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Weight Watchers boss shares story

Growing up, David Kirchhoff never had a problem with his weight.

That’s because his parents wouldn’t stand for snacking and allowed their kids only one “treat” a week.

When he didn’t have those rules to rein him in anymore, Kirchhoff watched as the numbers on the scale gradually ticked upward to 242 pounds. That started to change in 2000, when he got a job at Weight Watchers. He became not just the president and CEO of the company, but also a member.

Last week, Kirchhoff was promoting his book, “Weight Loss Boss” ($26; Rodale), which explains how he managed to lose 40 pounds.

Q. You were on basically the opposite of a crash diet. Why did it take you nine years to lose the weight?

A. Because it takes most people that long. People who struggle with their weight, it’s never a straight line. When I first started, I lost a bunch of weight quickly. I got cocky. And then the weight came back. I wasn’t dealing with the underlying issues and establishing new habits. So when I finally got there, I felt I’d done it the right way, and that’s what’s helped me keep the weight off.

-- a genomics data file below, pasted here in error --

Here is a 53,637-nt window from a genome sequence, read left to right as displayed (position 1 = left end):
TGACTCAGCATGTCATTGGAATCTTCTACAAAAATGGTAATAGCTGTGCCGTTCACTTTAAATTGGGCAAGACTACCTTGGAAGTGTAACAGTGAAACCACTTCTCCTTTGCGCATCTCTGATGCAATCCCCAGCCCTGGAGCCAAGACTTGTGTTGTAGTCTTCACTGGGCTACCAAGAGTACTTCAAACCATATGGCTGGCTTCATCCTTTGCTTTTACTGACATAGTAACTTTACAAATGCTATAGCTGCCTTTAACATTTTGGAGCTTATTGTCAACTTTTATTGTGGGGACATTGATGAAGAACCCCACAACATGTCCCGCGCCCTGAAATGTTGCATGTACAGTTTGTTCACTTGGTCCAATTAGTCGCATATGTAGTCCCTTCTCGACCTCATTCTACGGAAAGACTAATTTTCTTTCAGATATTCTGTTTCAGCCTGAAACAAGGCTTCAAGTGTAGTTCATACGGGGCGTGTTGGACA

Q. One of your new habits is exercising regularly. What’s your technique to make sure you do it?

A. I now work out six or seven days a week. It’s an old trick to set your gym clothes out the night before, but it’s incredibly effective. The alarm goes off at 5, and I stand up. That’s the only willpower I need to summon. Some people need a lot of variety. I’m not that person. What I like about my routine is that it’s on autopilot. But whatever works for you, as long as the process becomes habitual.

Q. You used to blow your diet and exercise plans when you traveled. How do you deal with that now?

A. I try to keep my routines consistent. I stay in a hotel with a good gym, and I have the same breakfast I would have at home.

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